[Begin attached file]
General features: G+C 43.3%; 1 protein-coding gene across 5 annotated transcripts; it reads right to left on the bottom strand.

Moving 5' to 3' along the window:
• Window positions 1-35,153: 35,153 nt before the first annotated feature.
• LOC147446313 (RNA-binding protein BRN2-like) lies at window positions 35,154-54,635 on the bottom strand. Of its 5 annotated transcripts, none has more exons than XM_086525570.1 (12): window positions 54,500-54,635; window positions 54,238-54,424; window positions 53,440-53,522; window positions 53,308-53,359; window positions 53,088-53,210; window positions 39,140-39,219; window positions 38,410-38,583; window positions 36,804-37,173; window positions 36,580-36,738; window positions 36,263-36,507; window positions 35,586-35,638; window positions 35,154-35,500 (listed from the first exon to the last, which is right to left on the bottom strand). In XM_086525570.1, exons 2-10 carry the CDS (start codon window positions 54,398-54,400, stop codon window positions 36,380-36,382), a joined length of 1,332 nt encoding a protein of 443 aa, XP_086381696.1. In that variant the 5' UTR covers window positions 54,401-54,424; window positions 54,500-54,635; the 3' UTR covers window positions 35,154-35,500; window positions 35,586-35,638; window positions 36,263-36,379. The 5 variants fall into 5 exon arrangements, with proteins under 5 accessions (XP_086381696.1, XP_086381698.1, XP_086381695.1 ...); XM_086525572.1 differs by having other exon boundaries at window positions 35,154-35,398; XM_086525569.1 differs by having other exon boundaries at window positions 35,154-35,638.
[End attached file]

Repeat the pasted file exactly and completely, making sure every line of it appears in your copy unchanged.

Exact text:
General features: G+C 43.3%; 1 protein-coding gene across 5 annotated transcripts; it reads right to left on the bottom strand.

Moving 5' to 3' along the window:
• Window positions 1-35,153: 35,153 nt before the first annotated feature.
• LOC147446313 (RNA-binding protein BRN2-like) lies at window positions 35,154-54,635 on the bottom strand. Of its 5 annotated transcripts, none has more exons than XM_086525570.1 (12): window positions 54,500-54,635; window positions 54,238-54,424; window positions 53,440-53,522; window positions 53,308-53,359; window positions 53,088-53,210; window positions 39,140-39,219; window positions 38,410-38,583; window positions 36,804-37,173; window positions 36,580-36,738; window positions 36,263-36,507; window positions 35,586-35,638; window positions 35,154-35,500 (listed from the first exon to the last, which is right to left on the bottom strand). In XM_086525570.1, exons 2-10 carry the CDS (start codon window positions 54,398-54,400, stop codon window positions 36,380-36,382), a joined length of 1,332 nt encoding a protein of 443 aa, XP_086381696.1. In that variant the 5' UTR covers window positions 54,401-54,424; window positions 54,500-54,635; the 3' UTR covers window positions 35,154-35,500; window positions 35,586-35,638; window positions 36,263-36,379. The 5 variants fall into 5 exon arrangements, with proteins under 5 accessions (XP_086381696.1, XP_086381698.1, XP_086381695.1 ...); XM_086525572.1 differs by having other exon boundaries at window positions 35,154-35,398; XM_086525569.1 differs by having other exon boundaries at window positions 35,154-35,638.